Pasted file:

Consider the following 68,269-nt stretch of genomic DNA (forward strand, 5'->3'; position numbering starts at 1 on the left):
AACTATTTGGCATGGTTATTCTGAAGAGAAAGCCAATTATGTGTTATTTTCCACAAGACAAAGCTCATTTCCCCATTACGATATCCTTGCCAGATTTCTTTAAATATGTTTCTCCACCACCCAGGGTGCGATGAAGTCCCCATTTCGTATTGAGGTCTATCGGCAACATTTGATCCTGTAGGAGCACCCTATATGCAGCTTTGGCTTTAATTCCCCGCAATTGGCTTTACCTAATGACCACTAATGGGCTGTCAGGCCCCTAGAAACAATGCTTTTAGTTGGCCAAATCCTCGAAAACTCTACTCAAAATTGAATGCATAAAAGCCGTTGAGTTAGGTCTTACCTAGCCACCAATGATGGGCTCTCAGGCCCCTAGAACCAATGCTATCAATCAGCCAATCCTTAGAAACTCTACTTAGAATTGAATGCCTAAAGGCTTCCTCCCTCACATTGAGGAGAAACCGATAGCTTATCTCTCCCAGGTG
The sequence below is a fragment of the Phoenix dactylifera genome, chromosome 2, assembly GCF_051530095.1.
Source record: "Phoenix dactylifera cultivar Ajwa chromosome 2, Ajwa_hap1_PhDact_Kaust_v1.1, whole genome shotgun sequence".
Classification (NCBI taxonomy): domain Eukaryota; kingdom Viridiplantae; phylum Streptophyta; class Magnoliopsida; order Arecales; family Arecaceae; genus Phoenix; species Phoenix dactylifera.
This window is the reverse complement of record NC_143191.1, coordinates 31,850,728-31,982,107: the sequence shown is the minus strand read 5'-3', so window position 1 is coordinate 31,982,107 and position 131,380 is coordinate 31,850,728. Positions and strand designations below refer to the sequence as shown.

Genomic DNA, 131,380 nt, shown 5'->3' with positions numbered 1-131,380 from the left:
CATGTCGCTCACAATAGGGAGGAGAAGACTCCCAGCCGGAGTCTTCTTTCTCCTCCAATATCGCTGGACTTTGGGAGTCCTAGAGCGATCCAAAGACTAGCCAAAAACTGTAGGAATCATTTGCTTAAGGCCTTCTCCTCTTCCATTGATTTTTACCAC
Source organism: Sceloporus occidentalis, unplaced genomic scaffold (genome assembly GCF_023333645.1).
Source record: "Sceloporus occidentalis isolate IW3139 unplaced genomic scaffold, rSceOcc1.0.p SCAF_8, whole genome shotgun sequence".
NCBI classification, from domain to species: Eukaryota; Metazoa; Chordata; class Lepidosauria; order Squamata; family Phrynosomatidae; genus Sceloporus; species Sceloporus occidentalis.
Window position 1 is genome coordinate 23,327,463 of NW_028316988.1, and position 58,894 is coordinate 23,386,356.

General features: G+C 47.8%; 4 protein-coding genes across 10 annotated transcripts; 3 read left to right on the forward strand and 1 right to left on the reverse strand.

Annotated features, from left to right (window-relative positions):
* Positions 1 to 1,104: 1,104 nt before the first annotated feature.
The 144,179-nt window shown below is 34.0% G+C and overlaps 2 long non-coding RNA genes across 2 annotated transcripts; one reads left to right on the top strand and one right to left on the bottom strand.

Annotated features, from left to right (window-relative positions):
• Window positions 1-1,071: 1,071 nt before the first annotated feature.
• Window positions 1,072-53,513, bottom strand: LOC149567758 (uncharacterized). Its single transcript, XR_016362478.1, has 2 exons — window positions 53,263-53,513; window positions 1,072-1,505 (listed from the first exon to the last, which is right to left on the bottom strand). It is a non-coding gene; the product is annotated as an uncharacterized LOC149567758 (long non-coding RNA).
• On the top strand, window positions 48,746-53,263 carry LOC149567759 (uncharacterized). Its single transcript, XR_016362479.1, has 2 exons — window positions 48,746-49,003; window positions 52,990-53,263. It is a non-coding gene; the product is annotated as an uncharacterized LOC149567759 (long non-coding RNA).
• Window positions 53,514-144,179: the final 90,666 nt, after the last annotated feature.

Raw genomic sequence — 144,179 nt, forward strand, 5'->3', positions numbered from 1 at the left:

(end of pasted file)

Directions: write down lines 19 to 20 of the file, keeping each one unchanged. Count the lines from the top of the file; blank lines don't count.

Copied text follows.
• Window positions 1,072-53,513, bottom strand: LOC149567758 (uncharacterized). Its single transcript, XR_016362478.1, has 2 exons — window positions 53,263-53,513; window positions 1,072-1,505 (listed from the first exon to the last, which is right to left on the bottom strand). It is a non-coding gene; the product is annotated as an uncharacterized LOC149567758 (long non-coding RNA).
• On the top strand, window positions 48,746-53,263 carry LOC149567759 (uncharacterized). Its single transcript, XR_016362479.1, has 2 exons — window positions 48,746-49,003; window positions 52,990-53,263. It is a non-coding gene; the product is annotated as an uncharacterized LOC149567759 (long non-coding RNA).